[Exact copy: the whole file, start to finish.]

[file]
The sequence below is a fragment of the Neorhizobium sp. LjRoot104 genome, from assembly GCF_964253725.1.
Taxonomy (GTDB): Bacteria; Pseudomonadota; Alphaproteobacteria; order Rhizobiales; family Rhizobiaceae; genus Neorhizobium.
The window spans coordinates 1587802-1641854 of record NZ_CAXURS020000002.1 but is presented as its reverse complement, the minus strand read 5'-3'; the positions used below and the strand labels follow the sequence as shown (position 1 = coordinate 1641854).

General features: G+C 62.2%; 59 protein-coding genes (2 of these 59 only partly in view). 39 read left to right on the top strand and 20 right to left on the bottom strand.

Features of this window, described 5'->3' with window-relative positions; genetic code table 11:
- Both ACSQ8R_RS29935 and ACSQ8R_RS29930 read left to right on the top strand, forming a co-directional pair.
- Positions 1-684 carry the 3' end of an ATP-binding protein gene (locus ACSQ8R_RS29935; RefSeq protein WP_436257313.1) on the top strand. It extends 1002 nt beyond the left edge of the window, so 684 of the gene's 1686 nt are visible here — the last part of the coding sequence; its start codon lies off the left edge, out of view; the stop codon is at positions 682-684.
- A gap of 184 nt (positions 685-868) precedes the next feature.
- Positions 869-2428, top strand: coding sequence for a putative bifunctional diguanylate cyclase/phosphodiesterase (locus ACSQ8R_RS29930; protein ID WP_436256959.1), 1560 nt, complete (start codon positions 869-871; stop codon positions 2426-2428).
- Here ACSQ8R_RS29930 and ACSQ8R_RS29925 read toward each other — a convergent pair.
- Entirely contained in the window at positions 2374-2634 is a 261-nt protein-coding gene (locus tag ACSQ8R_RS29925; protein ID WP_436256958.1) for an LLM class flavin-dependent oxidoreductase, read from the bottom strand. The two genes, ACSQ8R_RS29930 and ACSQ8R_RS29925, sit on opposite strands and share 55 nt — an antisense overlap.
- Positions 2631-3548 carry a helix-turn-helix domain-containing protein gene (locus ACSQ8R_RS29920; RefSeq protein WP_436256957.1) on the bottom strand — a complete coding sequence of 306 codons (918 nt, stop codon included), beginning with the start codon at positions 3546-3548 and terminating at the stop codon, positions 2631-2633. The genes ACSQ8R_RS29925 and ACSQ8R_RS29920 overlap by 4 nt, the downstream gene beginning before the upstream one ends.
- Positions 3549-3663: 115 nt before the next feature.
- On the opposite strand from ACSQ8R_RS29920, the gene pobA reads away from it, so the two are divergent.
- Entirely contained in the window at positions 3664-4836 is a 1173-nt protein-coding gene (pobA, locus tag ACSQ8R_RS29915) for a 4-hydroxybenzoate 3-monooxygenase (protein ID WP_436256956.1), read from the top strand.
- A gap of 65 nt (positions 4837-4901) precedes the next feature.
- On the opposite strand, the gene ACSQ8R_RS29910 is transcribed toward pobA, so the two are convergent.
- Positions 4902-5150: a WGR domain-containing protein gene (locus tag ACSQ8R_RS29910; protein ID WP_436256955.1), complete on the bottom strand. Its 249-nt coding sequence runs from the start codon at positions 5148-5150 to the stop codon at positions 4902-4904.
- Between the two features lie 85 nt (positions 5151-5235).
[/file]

The sequence below is a fragment of the Neorhizobium sp. LjRoot104 genome, from assembly GCF_964253725.1.
Taxonomy (GTDB): Bacteria; Pseudomonadota; Alphaproteobacteria; order Rhizobiales; family Rhizobiaceae; genus Neorhizobium.
The window spans coordinates 1587802-1641854 of record NZ_CAXURS020000002.1 but is presented as its reverse complement, the minus strand read 5'-3'; the positions used below and the strand labels follow the sequence as shown (position 1 = coordinate 1641854).

General features: G+C 62.2%; 59 protein-coding genes (2 of these 59 only partly in view). 39 read left to right on the top strand and 20 right to left on the bottom strand.

Features of this window, described 5'->3' with window-relative positions; genetic code table 11:
- Both ACSQ8R_RS29935 and ACSQ8R_RS29930 read left to right on the top strand, forming a co-directional pair.
- Positions 1-684 carry the 3' end of an ATP-binding protein gene (locus ACSQ8R_RS29935; RefSeq protein WP_436257313.1) on the top strand. It extends 1002 nt beyond the left edge of the window, so 684 of the gene's 1686 nt are visible here — the last part of the coding sequence; its start codon lies off the left edge, out of view; the stop codon is at positions 682-684.
- A gap of 184 nt (positions 685-868) precedes the next feature.
- Positions 869-2428, top strand: coding sequence for a putative bifunctional diguanylate cyclase/phosphodiesterase (locus ACSQ8R_RS29930; protein ID WP_436256959.1), 1560 nt, complete (start codon positions 869-871; stop codon positions 2426-2428).
- Here ACSQ8R_RS29930 and ACSQ8R_RS29925 read toward each other — a convergent pair.
- Entirely contained in the window at positions 2374-2634 is a 261-nt protein-coding gene (locus tag ACSQ8R_RS29925; protein ID WP_436256958.1) for an LLM class flavin-dependent oxidoreductase, read from the bottom strand. The two genes, ACSQ8R_RS29930 and ACSQ8R_RS29925, sit on opposite strands and share 55 nt — an antisense overlap.
- Positions 2631-3548 carry a helix-turn-helix domain-containing protein gene (locus ACSQ8R_RS29920; RefSeq protein WP_436256957.1) on the bottom strand — a complete coding sequence of 306 codons (918 nt, stop codon included), beginning with the start codon at positions 3546-3548 and terminating at the stop codon, positions 2631-2633. The genes ACSQ8R_RS29925 and ACSQ8R_RS29920 overlap by 4 nt, the downstream gene beginning before the upstream one ends.
- Positions 3549-3663: 115 nt before the next feature.
- On the opposite strand from ACSQ8R_RS29920, the gene pobA reads away from it, so the two are divergent.
- Entirely contained in the window at positions 3664-4836 is a 1173-nt protein-coding gene (pobA, locus tag ACSQ8R_RS29915) for a 4-hydroxybenzoate 3-monooxygenase (protein ID WP_436256956.1), read from the top strand.
- A gap of 65 nt (positions 4837-4901) precedes the next feature.
- On the opposite strand, the gene ACSQ8R_RS29910 is transcribed toward pobA, so the two are convergent.
- Positions 4902-5150: a WGR domain-containing protein gene (locus tag ACSQ8R_RS29910; protein ID WP_436256955.1), complete on the bottom strand. Its 249-nt coding sequence runs from the start codon at positions 5148-5150 to the stop codon at positions 4902-4904.
- Between the two features lie 85 nt (positions 5151-5235).